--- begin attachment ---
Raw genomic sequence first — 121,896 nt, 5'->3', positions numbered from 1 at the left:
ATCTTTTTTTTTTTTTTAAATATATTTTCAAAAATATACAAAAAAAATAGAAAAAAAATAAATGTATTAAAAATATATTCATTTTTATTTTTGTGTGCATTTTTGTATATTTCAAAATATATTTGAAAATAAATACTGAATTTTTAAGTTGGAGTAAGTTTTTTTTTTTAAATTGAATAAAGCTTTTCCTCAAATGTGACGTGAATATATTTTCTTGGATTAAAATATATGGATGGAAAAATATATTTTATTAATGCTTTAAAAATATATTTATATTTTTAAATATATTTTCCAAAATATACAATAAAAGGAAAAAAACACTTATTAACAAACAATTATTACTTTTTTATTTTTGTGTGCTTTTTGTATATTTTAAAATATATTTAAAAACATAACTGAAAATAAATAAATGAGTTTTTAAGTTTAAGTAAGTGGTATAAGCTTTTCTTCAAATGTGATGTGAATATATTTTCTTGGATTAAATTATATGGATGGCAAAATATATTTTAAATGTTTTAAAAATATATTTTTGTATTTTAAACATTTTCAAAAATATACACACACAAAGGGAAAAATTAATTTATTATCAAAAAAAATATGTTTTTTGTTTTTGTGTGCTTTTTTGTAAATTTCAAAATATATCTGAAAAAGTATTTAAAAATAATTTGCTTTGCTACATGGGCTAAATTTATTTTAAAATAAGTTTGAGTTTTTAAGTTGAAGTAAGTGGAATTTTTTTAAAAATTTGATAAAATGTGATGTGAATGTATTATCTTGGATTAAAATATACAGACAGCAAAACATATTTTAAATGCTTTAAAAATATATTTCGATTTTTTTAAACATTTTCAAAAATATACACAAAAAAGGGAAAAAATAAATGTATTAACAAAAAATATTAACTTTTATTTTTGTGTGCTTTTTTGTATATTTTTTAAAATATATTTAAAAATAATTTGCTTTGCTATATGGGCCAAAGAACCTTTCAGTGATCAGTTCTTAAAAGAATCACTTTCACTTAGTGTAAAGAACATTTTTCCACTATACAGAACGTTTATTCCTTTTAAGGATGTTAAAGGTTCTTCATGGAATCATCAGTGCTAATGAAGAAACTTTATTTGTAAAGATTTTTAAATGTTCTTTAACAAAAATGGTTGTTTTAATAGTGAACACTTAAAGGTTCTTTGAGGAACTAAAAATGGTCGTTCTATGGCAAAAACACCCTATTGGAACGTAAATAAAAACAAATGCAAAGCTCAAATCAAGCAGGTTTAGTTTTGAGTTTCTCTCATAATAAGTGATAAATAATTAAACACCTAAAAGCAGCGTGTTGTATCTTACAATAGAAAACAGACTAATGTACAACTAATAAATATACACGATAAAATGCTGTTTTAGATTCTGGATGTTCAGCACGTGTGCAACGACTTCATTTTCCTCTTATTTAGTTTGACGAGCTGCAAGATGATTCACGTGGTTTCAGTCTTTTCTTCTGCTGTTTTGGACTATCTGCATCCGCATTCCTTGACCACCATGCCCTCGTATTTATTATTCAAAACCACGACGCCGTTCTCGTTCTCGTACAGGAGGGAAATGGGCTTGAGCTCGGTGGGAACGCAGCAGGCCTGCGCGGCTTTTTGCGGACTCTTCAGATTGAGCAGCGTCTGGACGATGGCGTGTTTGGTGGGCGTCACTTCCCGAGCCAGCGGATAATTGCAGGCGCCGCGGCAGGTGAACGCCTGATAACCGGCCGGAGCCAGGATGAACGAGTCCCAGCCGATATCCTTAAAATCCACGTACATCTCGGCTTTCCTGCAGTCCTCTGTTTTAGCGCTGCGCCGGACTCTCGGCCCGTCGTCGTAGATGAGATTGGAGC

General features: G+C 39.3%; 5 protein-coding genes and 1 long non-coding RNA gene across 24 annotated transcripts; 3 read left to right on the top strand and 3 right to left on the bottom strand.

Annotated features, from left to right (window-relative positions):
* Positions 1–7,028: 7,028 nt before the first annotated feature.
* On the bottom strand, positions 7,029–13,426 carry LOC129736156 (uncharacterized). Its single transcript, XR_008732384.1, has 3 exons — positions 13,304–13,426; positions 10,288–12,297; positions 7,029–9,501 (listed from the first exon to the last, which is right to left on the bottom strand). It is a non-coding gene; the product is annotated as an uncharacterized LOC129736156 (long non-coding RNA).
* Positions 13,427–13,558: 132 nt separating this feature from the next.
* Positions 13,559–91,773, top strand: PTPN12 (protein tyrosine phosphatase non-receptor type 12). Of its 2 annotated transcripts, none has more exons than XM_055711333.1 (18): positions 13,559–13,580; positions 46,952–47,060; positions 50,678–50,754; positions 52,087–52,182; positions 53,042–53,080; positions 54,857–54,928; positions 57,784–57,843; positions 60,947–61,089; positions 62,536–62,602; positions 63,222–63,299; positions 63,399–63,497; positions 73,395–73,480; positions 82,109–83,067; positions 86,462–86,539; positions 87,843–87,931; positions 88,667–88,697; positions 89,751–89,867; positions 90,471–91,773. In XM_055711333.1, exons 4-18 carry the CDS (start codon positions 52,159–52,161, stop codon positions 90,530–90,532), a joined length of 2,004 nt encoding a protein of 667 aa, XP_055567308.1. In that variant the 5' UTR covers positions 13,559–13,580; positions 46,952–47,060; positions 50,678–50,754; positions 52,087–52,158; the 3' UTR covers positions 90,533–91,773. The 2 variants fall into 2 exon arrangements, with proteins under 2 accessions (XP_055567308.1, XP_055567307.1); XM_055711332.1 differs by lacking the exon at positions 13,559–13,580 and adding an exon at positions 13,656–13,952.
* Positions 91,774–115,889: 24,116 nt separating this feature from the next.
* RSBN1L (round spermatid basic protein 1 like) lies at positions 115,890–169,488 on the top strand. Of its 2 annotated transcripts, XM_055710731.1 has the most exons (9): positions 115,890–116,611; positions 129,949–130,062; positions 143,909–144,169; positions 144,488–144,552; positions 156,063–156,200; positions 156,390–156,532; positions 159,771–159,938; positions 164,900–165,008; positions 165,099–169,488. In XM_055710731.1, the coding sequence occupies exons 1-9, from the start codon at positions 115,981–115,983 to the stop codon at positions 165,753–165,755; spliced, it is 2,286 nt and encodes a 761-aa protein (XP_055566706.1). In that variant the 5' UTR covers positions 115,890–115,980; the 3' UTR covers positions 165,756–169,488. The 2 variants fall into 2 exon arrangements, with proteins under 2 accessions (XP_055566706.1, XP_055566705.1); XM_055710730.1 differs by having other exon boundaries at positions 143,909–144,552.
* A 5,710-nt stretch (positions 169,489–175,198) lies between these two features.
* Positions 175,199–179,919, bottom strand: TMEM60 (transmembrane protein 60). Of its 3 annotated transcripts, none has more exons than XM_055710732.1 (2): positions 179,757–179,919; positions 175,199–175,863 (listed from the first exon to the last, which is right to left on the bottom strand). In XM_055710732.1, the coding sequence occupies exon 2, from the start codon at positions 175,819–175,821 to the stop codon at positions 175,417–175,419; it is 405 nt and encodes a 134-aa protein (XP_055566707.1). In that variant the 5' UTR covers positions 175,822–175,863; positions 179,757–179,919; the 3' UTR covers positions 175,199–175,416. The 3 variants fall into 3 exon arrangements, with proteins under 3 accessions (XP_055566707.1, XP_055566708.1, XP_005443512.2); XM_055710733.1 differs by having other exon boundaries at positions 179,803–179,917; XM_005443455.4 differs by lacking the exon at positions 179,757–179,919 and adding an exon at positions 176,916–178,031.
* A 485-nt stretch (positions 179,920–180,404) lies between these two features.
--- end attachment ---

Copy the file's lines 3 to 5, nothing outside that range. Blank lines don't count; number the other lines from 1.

General features: G+C 39.3%; 5 protein-coding genes and 1 long non-coding RNA gene across 24 annotated transcripts; 3 read left to right on the top strand and 3 right to left on the bottom strand.

Annotated features, from left to right (window-relative positions):
* Positions 1–7,028: 7,028 nt before the first annotated feature.